Bill May said he was raised a chicken-eating Methodist and I t

CATEGORY: COL Columns (Journal)

AUTHOR: HARPER

Bill May said he was raised a chicken-eating Methodist and I told him the chicken term was widely used, and came from the main dish served on Sunday, especially when the preacher was coming to take dinner.

The proper term was “to take dinner” at noon after morning services, or “to take supper” before evening services. The invitation, usually issued by the man of the house, was “Come and take dinner with us.”

Bill is head of the Radiologic Technology program at ICC, and our conversation stemmed from his question about “Baptist pallets,” but more on that in a minute.

I told Bill a preference for chicken wasn’t the sole province of Methodists. Among country folks and for all I know city folk as well – Baptist, Methodist, Presbyterian and other denominations – chicken was for company dinner on Sunday. When a family knew ahead of time that the preacher was coming to take dinner, only the best was served, and fried chicken topped the list, followed by chicken and dressing or chicken and dumplings.

If the preacher was expected to arrive with his wife and children, and possibly some deacons and elders and their families as well, all three chicken entrees might appear on a groaning table filled with a great variety of vegetables, two or three kinds of hot bread, and at least that many desserts. If it was needed, country ham or country fried steaks or even country sausage might be added, but the chicken still took top billing.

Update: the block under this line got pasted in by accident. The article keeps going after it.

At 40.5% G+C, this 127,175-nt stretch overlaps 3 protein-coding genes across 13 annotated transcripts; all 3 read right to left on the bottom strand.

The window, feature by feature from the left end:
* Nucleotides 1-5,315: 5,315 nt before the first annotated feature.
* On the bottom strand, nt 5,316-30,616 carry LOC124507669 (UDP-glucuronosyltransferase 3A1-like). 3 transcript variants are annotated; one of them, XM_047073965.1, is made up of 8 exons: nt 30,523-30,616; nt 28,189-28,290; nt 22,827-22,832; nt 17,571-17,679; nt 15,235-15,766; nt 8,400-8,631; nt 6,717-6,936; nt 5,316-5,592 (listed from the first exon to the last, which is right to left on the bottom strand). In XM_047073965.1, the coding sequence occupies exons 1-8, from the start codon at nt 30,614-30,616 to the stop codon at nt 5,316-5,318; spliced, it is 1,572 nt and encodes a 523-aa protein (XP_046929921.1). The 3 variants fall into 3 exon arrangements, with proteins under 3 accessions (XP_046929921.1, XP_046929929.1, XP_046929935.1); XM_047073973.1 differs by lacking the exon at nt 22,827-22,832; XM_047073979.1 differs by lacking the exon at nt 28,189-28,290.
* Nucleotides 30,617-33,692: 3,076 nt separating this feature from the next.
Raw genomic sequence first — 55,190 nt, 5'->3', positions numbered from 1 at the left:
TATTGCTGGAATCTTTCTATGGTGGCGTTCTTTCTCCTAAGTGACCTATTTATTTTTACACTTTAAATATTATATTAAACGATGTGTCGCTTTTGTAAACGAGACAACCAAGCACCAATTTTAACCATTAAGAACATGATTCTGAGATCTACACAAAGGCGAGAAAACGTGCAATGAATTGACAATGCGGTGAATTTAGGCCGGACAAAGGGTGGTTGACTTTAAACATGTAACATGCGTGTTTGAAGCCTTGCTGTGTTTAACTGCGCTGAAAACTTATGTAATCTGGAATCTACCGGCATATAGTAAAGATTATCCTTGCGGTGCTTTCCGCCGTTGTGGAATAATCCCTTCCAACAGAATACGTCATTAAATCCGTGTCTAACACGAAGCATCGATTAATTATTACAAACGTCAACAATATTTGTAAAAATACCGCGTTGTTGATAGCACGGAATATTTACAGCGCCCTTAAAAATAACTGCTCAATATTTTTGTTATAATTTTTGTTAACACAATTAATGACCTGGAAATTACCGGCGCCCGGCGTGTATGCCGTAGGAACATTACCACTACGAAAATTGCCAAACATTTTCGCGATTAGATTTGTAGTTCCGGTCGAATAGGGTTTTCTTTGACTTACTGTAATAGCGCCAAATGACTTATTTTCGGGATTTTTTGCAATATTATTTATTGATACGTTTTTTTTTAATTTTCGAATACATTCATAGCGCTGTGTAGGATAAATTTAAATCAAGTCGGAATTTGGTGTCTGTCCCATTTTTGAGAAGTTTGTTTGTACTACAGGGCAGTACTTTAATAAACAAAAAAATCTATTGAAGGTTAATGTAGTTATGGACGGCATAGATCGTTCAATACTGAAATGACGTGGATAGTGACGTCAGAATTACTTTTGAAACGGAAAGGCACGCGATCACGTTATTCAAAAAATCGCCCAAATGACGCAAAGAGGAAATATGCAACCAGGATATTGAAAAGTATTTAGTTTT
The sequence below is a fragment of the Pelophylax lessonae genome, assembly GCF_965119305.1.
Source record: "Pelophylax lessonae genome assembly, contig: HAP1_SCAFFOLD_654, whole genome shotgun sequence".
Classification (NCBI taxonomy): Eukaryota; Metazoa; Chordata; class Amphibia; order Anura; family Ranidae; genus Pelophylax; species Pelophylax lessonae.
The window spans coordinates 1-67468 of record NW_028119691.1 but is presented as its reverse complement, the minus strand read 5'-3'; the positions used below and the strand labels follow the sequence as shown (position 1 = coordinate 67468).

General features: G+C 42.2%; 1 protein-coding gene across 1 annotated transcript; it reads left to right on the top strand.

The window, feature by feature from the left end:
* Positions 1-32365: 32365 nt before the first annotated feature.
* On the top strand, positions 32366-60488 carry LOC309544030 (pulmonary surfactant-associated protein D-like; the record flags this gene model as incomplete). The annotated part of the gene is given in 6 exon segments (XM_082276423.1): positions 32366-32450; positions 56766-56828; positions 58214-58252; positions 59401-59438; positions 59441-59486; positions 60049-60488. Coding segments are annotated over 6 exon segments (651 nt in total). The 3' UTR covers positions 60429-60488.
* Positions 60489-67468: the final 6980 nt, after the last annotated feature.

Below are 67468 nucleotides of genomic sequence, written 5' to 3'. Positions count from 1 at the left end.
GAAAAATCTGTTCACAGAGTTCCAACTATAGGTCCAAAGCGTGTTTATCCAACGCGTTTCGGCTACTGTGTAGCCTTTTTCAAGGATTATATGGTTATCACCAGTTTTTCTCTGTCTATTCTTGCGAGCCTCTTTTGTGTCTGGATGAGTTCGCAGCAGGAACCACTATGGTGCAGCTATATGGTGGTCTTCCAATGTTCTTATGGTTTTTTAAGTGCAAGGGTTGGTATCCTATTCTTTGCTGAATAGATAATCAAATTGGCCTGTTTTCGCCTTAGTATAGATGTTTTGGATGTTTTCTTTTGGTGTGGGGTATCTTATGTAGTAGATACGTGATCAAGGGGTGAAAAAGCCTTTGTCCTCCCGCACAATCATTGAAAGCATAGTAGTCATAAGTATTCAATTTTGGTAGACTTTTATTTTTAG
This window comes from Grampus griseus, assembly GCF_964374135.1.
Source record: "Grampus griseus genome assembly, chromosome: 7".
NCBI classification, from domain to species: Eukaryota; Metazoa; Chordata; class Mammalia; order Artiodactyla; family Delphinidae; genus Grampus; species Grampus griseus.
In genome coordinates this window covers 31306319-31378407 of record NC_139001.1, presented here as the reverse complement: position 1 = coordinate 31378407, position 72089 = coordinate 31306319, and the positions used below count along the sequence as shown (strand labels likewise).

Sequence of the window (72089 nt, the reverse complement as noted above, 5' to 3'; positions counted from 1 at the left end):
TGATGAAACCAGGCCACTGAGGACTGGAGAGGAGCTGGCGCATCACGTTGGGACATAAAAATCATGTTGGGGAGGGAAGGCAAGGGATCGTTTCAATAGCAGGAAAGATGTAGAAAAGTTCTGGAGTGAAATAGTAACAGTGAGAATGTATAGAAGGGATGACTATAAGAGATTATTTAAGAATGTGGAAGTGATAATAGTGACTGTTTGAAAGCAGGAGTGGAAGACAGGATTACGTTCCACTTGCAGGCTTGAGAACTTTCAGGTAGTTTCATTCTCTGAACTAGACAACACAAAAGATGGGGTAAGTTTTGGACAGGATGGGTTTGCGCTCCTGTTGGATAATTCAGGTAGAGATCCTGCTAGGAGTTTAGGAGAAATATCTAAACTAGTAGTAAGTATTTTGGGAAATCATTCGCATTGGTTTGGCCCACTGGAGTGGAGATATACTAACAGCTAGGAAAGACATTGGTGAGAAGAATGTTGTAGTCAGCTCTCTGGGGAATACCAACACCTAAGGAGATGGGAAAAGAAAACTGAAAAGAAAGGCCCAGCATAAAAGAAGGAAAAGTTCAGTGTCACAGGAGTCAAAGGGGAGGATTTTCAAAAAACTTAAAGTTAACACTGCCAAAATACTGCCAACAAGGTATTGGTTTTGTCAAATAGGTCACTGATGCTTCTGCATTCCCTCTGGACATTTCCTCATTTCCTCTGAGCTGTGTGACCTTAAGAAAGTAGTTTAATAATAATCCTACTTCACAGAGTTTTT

Preparation for the weekend feasts started on Saturday afternoon and continued when the family arose extra early Sunday morning so that everything would be ready in time to get to church for Sunday school and preaching services. Some dishes were pushed to the back of the stove to stay warm, some stored in the warming closet, and a few in the ice box or on the sill of a screened window to stay cool.

Bill said his question about Baptist pallets evolved from a conversation with Ron Phillips, dean of the Adult Education Division on the Fulton campus of ICC, and it referred to a bunch of folks visiting in his home for several days.

Making pallets on the floor when company comes is an honorable Southern tradition – and it might occur in a cabin or a mansion – because in times past it was common for visitors to stay at least over the weekend and sometimes longer.

Pallets were made with several thicknesses of homemade quilts, the quilts being a source of pride among the women who made them. Some carried quilts to church, where they were made into pallets for sleepy babies and toddlers. The practice led to a common country saying describing a friendship that goes back to childhood: “Why, I was raised on the same pallet with him (or her).”

When visiting preachers came from afar to hold or “carry on” revival services or protracted meetings, they stayed in homes in the community, which often led to the use of pallets.

So it seems to me that both the use of pallets and the fondness for chicken crossed denominational lines. After he mentioned “Baptist pallets,” I told Bill that I had also heard “hardshell pallets.”

Many denominations had – and still have – nicknames coming either from denominational leaders or from religious practices. Calvinists and Campbellites are two examples.

In the early days of their existence, a Quaker was “one who quakes,” according to Webster’s Dictionary, and a Shaker was “one who shakes.” But neither Quakers nor Shakers can claim that they are the only ones whose religious beliefs and practices led to identifying nicknames.

Phyllis Harper is Daily Journal feature editor.

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